Multiplayer online games

Fantastic sports: fantasy or reality? Impact of legislation on gambling

Online fantasy sports games are booming in India and have quickly become an important form of online gambling in the country, despite legal and regulatory challenges. Fantasy sports is mainly a prediction game where players assemble a dream team of real sportsmen active in a variety of sports such as football, cricket, basketball, kabaddi, etc. and then participate in contests, competitions that mimic and convert the athlete’s performance in real life into fantastic points. Operators of fantasy sports and fantasy sports have often been caught in the sights of gambling laws in India from the perspective of whether online fantasy sports games would be considered gambling . In this two-part article, we will analyze two main legal obstacles that fantasy sports operators have encountered in India – (i) the impact of gambling laws in India; and (ii) the role of intellectual property rights as fantasy sports rely on intellectual property (brand names, team names, players and statistics) to provide users with products and services.

In India gambling is a state matter, which implies that states have the power to regulate and legislate the practice of gambling in a manner they deem appropriate. The Law on Public Games, 1867 (“Act“) is the only act notified by the central government on this subject and is a century-old act that predates online gaming. Most states, however, have notified this law, with respective national exemptions. The law prohibits all houses common games to engage in games of chance, while providing an exception for games of skill1.

Games of chance against. Skill games

The gambling laws in India generally distinguish between games of chance and games of skill. A game of chance is equated with gambling and prohibited, while a game of skill is generally distinguished from gambling and is not prohibited, subject to state law. Some exceptions to this general rule can be observed in the laws of Assam, Orissa, Sikkim and Nagaland (the two for which a license is required), Nagaland, Andhra Pradesh and Telangana, which do not provide exceptions for skill games to the general gambling restriction.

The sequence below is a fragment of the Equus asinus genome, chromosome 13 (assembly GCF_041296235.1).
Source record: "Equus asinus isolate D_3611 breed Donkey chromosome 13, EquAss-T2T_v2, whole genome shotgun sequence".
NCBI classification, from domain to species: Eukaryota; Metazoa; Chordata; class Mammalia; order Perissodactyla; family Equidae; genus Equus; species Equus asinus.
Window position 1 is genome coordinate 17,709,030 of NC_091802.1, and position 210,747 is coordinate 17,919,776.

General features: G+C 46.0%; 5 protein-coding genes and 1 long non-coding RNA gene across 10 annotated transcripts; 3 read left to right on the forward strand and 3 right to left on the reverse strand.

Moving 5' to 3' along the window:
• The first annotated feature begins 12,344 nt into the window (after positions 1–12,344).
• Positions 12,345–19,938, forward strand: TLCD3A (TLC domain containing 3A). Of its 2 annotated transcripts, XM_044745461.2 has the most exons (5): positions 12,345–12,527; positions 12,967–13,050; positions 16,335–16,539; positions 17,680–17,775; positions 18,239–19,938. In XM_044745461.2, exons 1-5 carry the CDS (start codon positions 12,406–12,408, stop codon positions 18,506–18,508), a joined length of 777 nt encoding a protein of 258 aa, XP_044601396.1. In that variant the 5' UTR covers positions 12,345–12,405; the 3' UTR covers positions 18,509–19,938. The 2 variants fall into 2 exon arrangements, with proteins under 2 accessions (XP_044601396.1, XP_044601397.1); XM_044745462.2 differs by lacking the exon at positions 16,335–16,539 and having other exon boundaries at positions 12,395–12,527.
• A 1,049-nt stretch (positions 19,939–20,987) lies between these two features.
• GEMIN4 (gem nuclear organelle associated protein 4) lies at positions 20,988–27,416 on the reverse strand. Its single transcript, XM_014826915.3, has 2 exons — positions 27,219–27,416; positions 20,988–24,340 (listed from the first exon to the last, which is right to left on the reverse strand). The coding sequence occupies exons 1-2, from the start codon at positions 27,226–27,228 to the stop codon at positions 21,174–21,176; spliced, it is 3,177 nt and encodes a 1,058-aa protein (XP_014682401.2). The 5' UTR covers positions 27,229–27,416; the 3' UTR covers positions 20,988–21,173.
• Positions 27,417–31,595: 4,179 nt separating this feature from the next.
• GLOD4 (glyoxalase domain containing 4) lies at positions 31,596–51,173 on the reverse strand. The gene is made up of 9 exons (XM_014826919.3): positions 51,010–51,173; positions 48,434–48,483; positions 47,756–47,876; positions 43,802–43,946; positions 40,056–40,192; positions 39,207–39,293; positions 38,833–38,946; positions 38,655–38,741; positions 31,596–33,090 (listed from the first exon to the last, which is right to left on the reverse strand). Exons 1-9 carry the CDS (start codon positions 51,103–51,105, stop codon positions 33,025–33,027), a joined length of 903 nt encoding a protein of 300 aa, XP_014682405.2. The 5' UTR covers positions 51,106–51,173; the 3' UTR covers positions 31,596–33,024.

The Supreme Court of India (“Supreme Court“), While interpreting the requirement of“ simple skill ”, reiterated on several occasions that for a game to be considered a game of skill, there must be a preponderance of skill rather than chance. For example, in the case of State of Andhra Pradesh versus. K. Satyanrayana & Ors.2, the Supreme Court debated whether the game of rummy was a game of skill and declared that the game of rummy is not an entirely game of chance3 and requires a certain amount of skill. It was held that a game of skill would include all games where there is a preponderance of skill over chance, including where the skill relates to (i) strategizing on how to place betting or placing bets, (ii) selection of a team or virtual actions based on analysis, or (iii) the manner in which movements are performed, whether through the display of physical skills or mental and insight. The Supreme Court noted that in a game of rummy when there was an element of chance; as is the case with all games in which the cards are shuffled; it was above all a game of skill. We have in a precedent Publish also wrote on the petition to the Bombay High Court regarding Ludo’s gambling. There have been other Supreme Court rulings regarding what is considered a game of skill, including some rulings related to fantasy sports.